Bridget Canning. PHOTO/FILE
The introduction of a 5G mobile network could threaten rural broadband, say the Wireless Internet Service Providers Association of New Zealand [WISPA].
Wireless internet service providers [WISPs] provide broadband to around 70,000 business and homes through spectrum allocations.
President Mike Smith says there is a “real risk” the government may reallocate some of the spectrum currently used to provide broadband for rural customers to big mobile phone companies for the development of a 5G network.
“For WISPs less spectrum could mean having to either incur the cost of a whole lot of additional towers to service the current customer base or discontinue service to some customers completely.”
His concerns are shared by Bridget Canning from Wairarapa’s WIZWireless, which specialises in providing wireless broadband for rural users, shares his concerns.
“It certainly is a concern for rural people.”
Though 5G was a “great idea in theory”, she worried that those in the rural community would miss out as a result.
“In cities they will develop applications for 5G, but we really can’t see anything happening on the farms or even in small towns.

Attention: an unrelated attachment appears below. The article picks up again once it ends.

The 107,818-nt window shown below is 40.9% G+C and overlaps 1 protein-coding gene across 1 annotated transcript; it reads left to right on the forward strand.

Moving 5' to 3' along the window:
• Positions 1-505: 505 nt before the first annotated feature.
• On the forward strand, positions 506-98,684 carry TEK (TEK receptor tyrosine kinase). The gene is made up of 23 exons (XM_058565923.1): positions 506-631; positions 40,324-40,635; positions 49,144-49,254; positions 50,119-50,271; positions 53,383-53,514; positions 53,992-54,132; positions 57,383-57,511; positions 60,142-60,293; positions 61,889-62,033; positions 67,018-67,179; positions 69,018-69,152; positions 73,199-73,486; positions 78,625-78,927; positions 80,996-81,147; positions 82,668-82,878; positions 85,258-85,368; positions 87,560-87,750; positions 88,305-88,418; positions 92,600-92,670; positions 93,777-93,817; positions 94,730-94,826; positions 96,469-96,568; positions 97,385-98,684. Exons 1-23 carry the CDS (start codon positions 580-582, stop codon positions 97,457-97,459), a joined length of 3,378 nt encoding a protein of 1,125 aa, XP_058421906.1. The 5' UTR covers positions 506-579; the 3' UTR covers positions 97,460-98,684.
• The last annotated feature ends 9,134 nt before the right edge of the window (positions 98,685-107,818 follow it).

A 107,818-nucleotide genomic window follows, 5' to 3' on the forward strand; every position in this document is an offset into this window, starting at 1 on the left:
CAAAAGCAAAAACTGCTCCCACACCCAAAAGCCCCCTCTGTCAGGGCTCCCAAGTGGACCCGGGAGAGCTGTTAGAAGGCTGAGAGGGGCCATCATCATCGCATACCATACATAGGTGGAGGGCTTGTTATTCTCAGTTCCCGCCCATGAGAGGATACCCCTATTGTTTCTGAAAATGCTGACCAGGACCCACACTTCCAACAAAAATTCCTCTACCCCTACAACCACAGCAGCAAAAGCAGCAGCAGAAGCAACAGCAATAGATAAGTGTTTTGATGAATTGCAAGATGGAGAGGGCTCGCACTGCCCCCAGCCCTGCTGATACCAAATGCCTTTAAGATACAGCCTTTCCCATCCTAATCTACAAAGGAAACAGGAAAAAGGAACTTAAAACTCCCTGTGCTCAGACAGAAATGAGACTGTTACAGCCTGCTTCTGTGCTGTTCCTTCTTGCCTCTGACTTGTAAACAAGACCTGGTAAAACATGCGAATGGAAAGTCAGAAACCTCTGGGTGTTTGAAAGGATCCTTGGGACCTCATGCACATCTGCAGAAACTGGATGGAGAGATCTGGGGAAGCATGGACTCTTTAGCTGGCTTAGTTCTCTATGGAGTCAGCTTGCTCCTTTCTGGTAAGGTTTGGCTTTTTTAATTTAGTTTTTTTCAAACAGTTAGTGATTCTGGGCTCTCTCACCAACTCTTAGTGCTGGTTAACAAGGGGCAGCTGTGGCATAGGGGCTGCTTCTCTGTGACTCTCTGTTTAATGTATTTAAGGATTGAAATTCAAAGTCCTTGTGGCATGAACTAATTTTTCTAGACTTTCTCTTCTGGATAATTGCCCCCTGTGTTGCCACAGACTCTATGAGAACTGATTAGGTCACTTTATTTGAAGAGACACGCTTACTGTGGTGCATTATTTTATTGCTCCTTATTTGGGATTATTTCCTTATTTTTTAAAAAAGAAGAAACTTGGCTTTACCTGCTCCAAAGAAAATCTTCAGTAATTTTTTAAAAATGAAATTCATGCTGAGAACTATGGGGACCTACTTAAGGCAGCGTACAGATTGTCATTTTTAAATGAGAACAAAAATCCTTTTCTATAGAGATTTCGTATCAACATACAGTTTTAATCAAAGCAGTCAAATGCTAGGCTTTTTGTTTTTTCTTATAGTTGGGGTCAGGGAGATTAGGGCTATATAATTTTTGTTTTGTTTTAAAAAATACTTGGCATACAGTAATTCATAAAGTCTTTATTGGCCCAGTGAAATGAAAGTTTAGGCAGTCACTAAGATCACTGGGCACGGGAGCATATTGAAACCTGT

“For them to get more, someone else has to have less. Something is going to be lost,” she said.
The 4G service available is described as a network which operates on internet technology and combines it with other applications and technologies such as Wi-Fi, connecting to a mobile network with a SIM card.
The new 5G promises to be much faster.
In comparison, fixed broadband doesn’t rely on a cellular network like your phone and instead requires line of sight access between the subscriber and radio repeater.
Canning said their spectrum was “invaluable”, with their network covering areas in the Wairarapa and Tararua districts.
“In our radio network, every tower and every device in every house uses radio signals of one sort of another.
“Your mobile phone can go over a big distance but not with a lot of data and speed. The wireless systems go the opposite way – they can give you lots of data and lots of speed.”
She said losing spectrum would make the job more difficult and they’d have to come up with another solution, which could mean investing in more towers or even turning off services in some areas.